Discover more from Rushing Robotics
Organoid Intelligence: Lab-Grown Human Brains as AI Bio-Hardware
The Ethical and Technical Implications of Using Lab-Grown Brains in AI
The concept of Organoid Intelligence being a potential pathway to AI development has taken many people by surprise, given its use of biological elements. The relevance of this topic has increased, especially in light of recent news on the subject. Developments in the field of artificial intelligence research have focused on the potential for synthetic biological intelligence (SBI), which harnesses the computational power of living neurons to create a new class of intelligent systems.
What is Organoid Intelligence?
Organoid intelligence refers to the concept of creating artificial versions of organs or tissues that exhibit the capacity for thought, learning, and problem-solving. The goal of this research is to create organoids that can perform complex functions like processing information. Organoids are three-dimensional structures that can be grown from stem cells and are designed to mimic the structure and function of real human organs. By growing organoids that mimic the structure of the brain, scientists hope to create artificial systems that can process information and exhibit rudimentary cognitive abilities.
The field of organoid intelligence is still in its early stages, and researchers face numerous challenges in developing organoids with advanced cognitive abilities. One of the main challenges is replicating the complex neural networks that exist in the human brain. The human brain contains around 86 billion neurons that communicate with each other through complex patterns of electrical activity and chemical signals, and recreating this complexity in a lab setting is a daunting task.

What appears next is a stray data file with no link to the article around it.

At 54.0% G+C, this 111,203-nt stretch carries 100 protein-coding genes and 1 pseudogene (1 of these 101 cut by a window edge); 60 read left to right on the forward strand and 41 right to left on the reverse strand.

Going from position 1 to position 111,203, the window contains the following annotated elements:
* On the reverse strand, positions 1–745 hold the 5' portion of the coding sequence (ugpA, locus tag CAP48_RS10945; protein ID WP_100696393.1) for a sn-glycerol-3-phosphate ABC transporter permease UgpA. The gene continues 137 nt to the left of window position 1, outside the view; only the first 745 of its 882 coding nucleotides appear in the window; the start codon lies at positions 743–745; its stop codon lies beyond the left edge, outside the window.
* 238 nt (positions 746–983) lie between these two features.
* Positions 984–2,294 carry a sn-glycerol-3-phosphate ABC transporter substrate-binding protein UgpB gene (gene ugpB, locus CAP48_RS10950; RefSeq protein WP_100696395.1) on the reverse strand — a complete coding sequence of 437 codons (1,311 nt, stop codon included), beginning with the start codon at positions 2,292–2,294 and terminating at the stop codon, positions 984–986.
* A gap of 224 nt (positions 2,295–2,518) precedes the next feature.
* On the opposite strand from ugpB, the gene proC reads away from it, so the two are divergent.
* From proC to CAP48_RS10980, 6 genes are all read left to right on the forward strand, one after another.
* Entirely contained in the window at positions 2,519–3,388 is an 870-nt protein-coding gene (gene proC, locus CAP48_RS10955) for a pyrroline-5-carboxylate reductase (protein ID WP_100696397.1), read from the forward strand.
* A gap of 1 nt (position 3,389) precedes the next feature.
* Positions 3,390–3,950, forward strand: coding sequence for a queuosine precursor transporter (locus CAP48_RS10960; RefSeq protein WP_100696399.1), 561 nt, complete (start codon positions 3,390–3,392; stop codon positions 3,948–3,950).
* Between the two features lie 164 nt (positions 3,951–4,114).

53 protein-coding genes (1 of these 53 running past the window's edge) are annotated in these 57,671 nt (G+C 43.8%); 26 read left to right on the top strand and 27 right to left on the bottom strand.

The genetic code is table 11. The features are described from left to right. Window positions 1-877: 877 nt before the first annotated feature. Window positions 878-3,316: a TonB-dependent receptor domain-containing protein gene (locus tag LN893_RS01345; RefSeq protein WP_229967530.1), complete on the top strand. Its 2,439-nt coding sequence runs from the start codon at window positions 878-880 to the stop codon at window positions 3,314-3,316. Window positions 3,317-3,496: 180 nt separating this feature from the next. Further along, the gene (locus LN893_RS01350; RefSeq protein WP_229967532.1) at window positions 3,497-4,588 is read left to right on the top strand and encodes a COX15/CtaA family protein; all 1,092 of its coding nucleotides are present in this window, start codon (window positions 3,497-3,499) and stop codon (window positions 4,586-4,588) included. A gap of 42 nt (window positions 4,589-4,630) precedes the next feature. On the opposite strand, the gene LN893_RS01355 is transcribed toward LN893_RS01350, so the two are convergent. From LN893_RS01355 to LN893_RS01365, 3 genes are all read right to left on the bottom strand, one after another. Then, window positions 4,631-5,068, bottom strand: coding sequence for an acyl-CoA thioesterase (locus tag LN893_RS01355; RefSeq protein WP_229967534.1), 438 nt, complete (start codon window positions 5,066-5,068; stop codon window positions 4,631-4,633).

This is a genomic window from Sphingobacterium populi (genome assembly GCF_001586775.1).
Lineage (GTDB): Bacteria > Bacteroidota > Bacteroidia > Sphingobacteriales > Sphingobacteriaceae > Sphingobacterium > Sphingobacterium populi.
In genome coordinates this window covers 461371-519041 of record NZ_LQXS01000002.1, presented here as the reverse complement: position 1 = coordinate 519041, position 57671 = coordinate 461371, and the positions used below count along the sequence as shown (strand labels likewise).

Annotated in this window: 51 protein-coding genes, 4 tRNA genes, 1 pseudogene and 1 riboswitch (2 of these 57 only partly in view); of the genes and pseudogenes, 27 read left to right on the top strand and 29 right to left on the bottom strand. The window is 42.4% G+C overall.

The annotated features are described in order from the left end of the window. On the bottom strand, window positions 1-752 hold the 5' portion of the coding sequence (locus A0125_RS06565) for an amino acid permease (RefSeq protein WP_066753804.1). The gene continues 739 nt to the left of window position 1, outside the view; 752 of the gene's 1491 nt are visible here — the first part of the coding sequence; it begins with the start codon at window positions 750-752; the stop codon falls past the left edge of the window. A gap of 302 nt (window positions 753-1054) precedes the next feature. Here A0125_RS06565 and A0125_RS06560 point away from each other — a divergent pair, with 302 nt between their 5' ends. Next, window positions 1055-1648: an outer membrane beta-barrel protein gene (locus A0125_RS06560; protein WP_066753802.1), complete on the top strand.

Creating a Mind
The idea of creating a mind is one of the most complex and controversial topics in science today. There is a debate among them about the path to achieving true AI. Some argue that understanding the workings of the human brain is a necessary condition, while others believe that intelligence can be attained solely through the development of advanced machines.
While scientists have made significant progress in understanding the brain and how it works, the question of how to create a mind from scratch remains a hard challenge. The main issue is how to create the complex network of connections between individual cells that is required for the emergence of intelligent behavior.
One approach to creating a mind is to build artificial neural networks that mimic the structure and function of the human brain. These networks are typically composed of interconnected nodes or neurons that can communicate with each other through electrical or chemical signals. By programming these networks with algorithms that can learn from input data, scientists hope to create machines that can recognize patterns, make predictions, and perform other complex tasks.
One of the main challenges in creating organoid intelligence is the need to create a "hive mind" from individual cells. In order to create an organoid with intelligence, it is necessary to establish a network of interconnected cells that can communicate with each other and process information collectively.